FREIGHT and logistics have been identified as the largest single cost item in the production of many agricultural products, leading to concerns about Australia's competitiveness on the international commodities market.
A report by Deloitte Access Economics, commissioned by AgriFutures Australia, investigated farm transport costs from paddock to port for a sector that sees roughly two-thirds of food and fibre exported.
AgriFutures Australia managing director, John Harvey, said freight costs were critical to maintaining Australia's global competitiveness and would continue to impact agriculture's export performance into the future.
"In Australia, freight costs are highest for grains at 27.5 per cent of gross income, and fruit and vegetables at 21pc," said Mr Harvey.
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"By comparison, poultry a domestic market, has the lowest relative farm freight costs, totalling 1pc of gross income.
"Knowing how much farmers pay for transporting their produce to consumers is crucial to measure the competitiveness of Australian farmers and to find out where the transport of agricultural goods faces pinch points and bottlenecks."
Mr Harvey said the report showed Australia has comparatively higher freight costs for many of its key commodities, compared to international competitors.
"It's hurting our bottom line," he said.
"Strategic planning and regulatory framework are required to ensure infrastructure can be efficiently utilised by industry."
National Farmers' Federation chief executive officer, Tony Mahar, said the supply chain research provided a benchmark of Australia's performance and its ability to compete on agricultural transport costs at a global level.
"NFF welcomes AgriFutures Australia's work in this space as it gives us solid data about the agricultural sector and challenges faced by different industries," Mr Mahar said.
"It is critical to look beyond the 'now' to consider future agricultural freight issues and to highlight possible options for potential improvement in transport infrastructure and regulation within the agricultural sector."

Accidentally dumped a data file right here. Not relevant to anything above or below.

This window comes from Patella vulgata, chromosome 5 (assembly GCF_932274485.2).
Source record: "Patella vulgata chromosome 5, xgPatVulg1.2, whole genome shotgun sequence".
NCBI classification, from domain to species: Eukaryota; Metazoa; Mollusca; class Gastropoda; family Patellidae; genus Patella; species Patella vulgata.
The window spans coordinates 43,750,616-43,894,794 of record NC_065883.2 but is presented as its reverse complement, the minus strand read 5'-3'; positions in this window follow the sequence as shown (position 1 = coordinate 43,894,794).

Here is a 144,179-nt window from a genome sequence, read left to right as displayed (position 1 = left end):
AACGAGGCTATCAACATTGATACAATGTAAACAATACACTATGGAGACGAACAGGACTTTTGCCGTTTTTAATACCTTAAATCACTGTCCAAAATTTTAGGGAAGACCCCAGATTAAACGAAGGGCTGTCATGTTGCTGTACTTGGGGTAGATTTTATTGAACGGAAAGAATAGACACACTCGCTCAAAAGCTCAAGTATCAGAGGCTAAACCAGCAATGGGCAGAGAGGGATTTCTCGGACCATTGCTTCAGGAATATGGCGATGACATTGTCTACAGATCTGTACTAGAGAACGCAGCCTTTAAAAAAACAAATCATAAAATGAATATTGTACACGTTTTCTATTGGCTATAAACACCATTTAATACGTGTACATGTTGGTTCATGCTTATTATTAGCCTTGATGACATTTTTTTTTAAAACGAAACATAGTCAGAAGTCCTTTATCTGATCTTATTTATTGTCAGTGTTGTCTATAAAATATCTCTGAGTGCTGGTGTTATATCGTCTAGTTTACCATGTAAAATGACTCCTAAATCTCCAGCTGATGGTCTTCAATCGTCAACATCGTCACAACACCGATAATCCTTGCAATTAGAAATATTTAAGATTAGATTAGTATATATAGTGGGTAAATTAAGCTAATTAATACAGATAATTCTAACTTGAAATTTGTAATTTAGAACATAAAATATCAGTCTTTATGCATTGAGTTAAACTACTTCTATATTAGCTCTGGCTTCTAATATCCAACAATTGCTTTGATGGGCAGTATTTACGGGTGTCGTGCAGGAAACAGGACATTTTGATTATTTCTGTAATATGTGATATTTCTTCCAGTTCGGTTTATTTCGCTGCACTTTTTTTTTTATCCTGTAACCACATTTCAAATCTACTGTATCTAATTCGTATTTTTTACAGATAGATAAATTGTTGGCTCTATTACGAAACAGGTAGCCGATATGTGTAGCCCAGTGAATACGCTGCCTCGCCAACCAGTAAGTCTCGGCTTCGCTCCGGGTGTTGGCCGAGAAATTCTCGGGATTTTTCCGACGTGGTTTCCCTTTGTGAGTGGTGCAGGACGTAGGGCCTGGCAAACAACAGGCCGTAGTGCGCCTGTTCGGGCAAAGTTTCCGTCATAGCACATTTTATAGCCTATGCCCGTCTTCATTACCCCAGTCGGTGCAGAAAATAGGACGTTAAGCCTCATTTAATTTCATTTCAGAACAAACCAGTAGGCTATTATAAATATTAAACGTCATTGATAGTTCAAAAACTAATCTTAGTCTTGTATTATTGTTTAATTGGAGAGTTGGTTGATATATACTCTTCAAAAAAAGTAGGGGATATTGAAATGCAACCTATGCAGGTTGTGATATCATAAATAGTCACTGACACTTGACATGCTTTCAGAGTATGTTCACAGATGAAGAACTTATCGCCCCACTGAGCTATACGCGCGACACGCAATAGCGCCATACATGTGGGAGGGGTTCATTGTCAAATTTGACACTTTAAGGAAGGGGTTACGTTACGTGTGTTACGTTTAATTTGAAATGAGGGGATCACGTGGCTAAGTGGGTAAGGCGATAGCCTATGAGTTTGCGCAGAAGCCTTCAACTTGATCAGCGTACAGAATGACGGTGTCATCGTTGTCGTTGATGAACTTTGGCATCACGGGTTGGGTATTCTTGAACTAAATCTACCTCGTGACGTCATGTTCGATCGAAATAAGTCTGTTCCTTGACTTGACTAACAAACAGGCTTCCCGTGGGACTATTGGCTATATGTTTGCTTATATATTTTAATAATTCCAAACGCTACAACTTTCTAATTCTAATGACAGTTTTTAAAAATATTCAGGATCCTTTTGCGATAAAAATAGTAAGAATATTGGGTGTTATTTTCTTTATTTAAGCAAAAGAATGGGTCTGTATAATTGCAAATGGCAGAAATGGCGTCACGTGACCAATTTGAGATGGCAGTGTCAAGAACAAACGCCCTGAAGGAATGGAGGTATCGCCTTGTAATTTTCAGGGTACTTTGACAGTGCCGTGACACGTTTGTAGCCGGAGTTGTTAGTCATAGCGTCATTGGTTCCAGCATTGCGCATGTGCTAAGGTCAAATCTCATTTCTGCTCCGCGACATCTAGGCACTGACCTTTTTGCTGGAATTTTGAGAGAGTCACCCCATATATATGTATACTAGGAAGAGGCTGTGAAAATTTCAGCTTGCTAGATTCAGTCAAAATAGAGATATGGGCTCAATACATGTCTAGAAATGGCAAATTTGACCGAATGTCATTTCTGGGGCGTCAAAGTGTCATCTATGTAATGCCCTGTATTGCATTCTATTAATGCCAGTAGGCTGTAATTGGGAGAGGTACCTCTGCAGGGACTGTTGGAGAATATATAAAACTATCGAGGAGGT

The research analysed the freight costs facing Australian farms when moving commodities from farm to processor, port and/or domestic market and generated producer case studies, from five major commodity groups including beef, milk powder, canola, cherries and poultry, demonstrating the unique supply chains and costs involved in moving a range of commodities to market.
The domestic analysis, excluding poultry as competition with overseas producers is negligible, is complemented with research of international agricultural supply chains to benchmark Australia's performance and its ability to compete on agricultural transport costs.
The beef case study of an operation at Dalby, Qld, shows cattle are transported 240 kilometres by road to an abattoir in south east Qld.
Frozen meat is boxed and palletised at the abattoir and loaded into a refrigerated shipping container, which is delivered 170km to the Port of Brisbane by road and shipped about 9000km to South Korea.
The total estimated freight cost incurred in delivering one container-full of frozen beef to Korea is $7380 - at an average cost of approximately $343/tonne.
The cost to deliver to port (excluding shipping costs) is $2720.
More case studies can be found in The Impact of Freight Costs on Australian Farms report produced under AgriFutures Australia's National Rural Issues Program.